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The emergence of the idea of Baltic Sea unity and of Baltic cooperation seem to be the issues which unify the two big epoch-making periods, the end of the First World War and the end of the Cold War. In both periods, the Baltic Sea connection has been seen to offer a coordinate for remapping the location of the eastern Baltic nations, the Estonians and Latvians, in particular. Why has the Baltic Sea area played so important a role as a construct of the new Europe? This is the question examined in this study, which focuses on the period after the First World War when the disintegration of European multinational empires meant a shift in the international system from the hegemony of a few great powers to the heterogeneity of small states. As a part of this process, the concepts of sovereignty and national self-determination were redefined by the small states themselves so that they would manage to find their place in the world of the great powers. One expression of this transition period was a lively Baltic cooperation, which attained an exceptional pitch of intensity in the Europe of its time.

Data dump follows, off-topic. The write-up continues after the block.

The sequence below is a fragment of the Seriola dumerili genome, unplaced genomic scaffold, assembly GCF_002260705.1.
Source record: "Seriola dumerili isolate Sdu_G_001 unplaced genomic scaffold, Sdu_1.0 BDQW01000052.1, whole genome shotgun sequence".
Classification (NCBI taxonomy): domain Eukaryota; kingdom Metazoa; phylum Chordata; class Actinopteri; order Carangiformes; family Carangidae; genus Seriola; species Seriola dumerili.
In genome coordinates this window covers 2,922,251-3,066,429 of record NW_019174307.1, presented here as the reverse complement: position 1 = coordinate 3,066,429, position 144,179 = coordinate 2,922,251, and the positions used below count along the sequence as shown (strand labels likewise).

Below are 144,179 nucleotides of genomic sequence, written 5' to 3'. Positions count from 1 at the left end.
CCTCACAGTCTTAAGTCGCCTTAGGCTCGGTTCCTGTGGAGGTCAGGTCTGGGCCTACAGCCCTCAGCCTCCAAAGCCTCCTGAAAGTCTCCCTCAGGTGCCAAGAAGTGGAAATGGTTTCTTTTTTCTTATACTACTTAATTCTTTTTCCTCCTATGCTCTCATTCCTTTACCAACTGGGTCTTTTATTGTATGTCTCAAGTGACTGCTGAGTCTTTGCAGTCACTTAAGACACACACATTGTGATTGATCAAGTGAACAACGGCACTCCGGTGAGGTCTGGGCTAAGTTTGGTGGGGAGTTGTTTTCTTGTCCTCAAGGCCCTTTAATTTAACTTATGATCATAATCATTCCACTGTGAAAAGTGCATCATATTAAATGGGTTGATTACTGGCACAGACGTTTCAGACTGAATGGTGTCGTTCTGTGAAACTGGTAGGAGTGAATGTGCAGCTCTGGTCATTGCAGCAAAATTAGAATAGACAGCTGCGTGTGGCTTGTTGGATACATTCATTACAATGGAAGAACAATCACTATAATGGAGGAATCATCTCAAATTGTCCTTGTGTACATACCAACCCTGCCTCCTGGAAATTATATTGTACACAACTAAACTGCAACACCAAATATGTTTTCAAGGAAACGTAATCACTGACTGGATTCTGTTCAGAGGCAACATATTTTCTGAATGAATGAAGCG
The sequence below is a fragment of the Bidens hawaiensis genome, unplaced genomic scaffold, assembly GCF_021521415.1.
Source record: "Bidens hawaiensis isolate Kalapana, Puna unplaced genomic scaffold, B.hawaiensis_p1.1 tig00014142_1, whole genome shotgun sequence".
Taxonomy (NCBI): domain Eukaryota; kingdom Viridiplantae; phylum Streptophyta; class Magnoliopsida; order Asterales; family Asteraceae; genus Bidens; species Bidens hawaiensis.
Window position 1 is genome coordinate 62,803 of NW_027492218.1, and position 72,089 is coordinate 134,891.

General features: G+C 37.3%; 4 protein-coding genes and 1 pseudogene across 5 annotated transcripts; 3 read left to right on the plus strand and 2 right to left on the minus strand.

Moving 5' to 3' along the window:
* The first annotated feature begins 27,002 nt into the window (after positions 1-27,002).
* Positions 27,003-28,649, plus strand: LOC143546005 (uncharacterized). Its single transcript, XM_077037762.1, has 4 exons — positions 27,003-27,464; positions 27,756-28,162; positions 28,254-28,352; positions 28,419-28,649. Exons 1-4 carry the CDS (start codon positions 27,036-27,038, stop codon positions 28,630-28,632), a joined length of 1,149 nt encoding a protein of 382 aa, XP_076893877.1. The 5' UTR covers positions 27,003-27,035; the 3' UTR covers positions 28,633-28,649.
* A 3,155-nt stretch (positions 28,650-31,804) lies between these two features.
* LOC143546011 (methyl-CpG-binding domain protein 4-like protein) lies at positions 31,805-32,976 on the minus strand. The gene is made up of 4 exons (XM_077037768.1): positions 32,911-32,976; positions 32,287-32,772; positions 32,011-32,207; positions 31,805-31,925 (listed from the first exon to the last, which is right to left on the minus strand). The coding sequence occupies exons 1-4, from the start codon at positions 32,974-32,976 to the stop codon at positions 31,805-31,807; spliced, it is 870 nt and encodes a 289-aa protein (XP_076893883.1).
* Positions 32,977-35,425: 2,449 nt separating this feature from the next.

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The Author: Marko Lehti is a Researcher in the Department of History of the University of Turku, Finland. His areas of research are the History of the Baltic States, International relations (with particular reference to regionality and integration), and Eastern European nationalism.
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